Hill awarded Gallagher more than $6 million to provide an emergency management information system to the district. Gallagher then converted the system to an electronic format that the district has never used. The district’s chief of police testified that the system was obsolete.
The lawsuit alleges Gallagher had no written deal to provide these services, and knew Hill lacked the authority to approve such a contract.
The district alleges Hill approved some payments to Gallagher as he was seeking employment with the company and after he got the job.
In a statement to the Free Press, Gallagher said it earned what it was paid, and did not engage in any wrongful conduct.
Marsh received more than $17 million from 2002-08 for insurance and consulting services. The suit contends that Marsh intentionally billed inflated rates or commissions, and was paid for services the district didn’t need. DPS contends Marsh’s own records show that the company was paid for work that was never done.
Company spokesman Al Modugno said Marsh does not comment on pending litigation.
Trading up on jobs — and cashing in
By 2005, Hill had a large staff, a $124,000 salary, and one very large honor. He was named risk manager of the year by the Public Risk Management Association, based in suburban Washington, D.C.
Around this time, Hill decided to leave DPS to take a series of lucrative jobs with vendors who had benefitted from his district contracts.
Court records show that in October 2005, Hill became an executive vice president at Gallagher & Co. in St. Clair Shores.
Before leaving, Hill attended the $40,000 going-away party.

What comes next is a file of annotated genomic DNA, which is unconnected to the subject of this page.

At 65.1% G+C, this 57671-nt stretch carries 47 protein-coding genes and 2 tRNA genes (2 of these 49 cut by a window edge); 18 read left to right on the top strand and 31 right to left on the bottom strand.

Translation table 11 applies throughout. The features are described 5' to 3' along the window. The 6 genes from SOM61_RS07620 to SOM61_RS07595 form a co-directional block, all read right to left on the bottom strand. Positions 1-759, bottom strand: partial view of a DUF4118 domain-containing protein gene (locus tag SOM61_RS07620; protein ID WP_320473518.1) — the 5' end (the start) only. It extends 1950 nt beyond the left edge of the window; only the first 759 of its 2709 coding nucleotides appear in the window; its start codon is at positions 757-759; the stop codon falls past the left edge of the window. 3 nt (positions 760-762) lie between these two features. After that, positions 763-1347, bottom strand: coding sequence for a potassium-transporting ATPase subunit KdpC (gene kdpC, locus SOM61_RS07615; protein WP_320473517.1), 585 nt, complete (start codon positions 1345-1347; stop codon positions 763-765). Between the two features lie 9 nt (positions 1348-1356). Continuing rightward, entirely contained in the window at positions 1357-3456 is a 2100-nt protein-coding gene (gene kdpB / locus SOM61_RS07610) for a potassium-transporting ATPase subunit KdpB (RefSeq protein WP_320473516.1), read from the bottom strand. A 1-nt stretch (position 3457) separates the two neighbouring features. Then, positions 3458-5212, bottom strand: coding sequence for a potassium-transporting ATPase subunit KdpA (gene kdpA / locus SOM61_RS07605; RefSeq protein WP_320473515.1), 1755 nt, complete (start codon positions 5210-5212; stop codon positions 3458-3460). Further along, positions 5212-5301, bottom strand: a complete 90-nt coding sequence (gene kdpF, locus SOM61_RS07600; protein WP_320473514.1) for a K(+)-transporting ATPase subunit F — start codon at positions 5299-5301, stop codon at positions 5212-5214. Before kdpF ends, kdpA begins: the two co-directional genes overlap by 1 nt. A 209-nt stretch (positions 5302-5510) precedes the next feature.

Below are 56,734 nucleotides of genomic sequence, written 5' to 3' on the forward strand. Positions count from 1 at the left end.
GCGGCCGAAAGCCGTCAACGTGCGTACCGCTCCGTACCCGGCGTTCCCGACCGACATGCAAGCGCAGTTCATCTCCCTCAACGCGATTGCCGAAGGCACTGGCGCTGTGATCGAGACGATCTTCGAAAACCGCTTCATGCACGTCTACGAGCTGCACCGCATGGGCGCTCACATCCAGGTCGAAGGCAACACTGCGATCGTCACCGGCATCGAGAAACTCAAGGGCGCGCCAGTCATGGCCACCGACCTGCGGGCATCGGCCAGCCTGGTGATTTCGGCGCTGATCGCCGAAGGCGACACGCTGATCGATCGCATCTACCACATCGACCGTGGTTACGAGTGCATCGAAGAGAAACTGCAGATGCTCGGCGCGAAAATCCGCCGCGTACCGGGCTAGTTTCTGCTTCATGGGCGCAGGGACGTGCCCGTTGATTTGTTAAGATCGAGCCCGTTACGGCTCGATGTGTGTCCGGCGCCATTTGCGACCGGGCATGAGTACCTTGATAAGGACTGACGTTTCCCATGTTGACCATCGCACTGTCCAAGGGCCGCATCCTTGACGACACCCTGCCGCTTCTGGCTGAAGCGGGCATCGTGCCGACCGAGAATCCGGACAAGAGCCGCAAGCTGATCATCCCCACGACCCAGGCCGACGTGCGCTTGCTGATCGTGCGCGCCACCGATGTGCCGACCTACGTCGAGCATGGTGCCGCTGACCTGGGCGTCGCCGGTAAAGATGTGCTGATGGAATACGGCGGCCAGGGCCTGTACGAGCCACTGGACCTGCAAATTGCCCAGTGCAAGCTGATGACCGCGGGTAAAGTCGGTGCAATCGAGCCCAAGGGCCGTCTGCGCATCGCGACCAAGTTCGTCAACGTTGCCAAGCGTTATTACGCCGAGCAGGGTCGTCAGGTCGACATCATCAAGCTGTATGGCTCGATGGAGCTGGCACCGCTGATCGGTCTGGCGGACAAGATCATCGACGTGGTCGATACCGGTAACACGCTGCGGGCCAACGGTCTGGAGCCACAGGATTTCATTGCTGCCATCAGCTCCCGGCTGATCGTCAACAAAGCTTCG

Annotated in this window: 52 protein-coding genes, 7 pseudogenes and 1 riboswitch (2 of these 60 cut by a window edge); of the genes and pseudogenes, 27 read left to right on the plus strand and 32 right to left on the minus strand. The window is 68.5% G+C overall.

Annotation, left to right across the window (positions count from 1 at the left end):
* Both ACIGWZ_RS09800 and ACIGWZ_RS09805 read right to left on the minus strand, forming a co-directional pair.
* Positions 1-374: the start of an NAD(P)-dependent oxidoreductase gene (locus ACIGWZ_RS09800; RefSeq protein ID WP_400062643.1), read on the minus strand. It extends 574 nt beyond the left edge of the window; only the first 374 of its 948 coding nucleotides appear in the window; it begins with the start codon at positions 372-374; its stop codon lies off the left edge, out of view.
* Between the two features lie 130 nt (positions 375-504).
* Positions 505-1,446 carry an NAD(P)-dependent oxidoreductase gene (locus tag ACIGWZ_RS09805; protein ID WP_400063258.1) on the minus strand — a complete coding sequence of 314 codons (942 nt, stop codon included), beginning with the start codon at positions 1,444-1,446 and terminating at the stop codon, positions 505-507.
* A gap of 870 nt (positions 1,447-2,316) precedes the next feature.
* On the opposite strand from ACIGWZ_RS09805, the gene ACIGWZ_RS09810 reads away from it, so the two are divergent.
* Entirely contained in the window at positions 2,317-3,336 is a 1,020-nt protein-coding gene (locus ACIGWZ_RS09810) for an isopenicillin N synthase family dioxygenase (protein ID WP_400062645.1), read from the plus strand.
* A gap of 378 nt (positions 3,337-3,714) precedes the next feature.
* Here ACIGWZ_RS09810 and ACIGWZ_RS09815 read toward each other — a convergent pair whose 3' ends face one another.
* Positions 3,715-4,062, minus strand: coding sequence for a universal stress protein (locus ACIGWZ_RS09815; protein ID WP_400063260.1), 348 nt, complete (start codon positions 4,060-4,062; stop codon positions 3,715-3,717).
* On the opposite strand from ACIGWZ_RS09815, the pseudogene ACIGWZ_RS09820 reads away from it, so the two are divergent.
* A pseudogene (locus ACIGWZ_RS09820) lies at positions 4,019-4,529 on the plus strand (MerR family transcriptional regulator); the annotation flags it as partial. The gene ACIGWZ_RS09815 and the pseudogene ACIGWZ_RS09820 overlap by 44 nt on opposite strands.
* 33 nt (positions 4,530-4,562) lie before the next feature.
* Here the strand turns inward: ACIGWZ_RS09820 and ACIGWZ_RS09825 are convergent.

Hill’s new job paid well, a $200,000 salary with a $350-a-month car allowance.
But Hill found a way to boost his earnings even more. While working for Gallagher, he was paid $115,000 by Long Insurance to write a 15-page report on school security for then-Detroit Mayor Kwame Kilpatrick.
DPS calls the $115,000 payment a kickback for the lucrative contracts to Long’s firm, which Long’s lawyer disputes.
Within a year, in May 2006, Hill left Gallagher to become a senior vice president at Marsh & McLennan in Detroit, again making $200,000 a year.
While he was under salary to Marsh, the company loaned Hill back to DPS as an unpaid consultant; for a time, he resumed running the risk management department.
The arrangement created a classic conflict of interest, DPS attorneys now contend, particularly when Hill turned in a procurement form ordering the district to pay Marsh — his employer — a $450,000 “casualty consultant fee.”
The lawsuit contends there was no approved contract for such a fee and that neither Hill nor his company intended to provide such services.
Hill left Marsh in June 2007, as DPS’s investigation of risk management was under way.
A shower of gifts, an admitted affair
Meanwhile, Polk-Osumah — Hill’s alleged cohort in the wire fraud — remained with the district until October 2006, when she was discharged, according to lawsuit records.
But she was not without work.
The suit contends she was given office space by New Bridge Multimedia Inc., which Hill had brought to the department for its IT work. From New Bridge’s office, Polk-Osumah was able to access the school district’s risk management database, and continue to perform risk management duties, the district claims.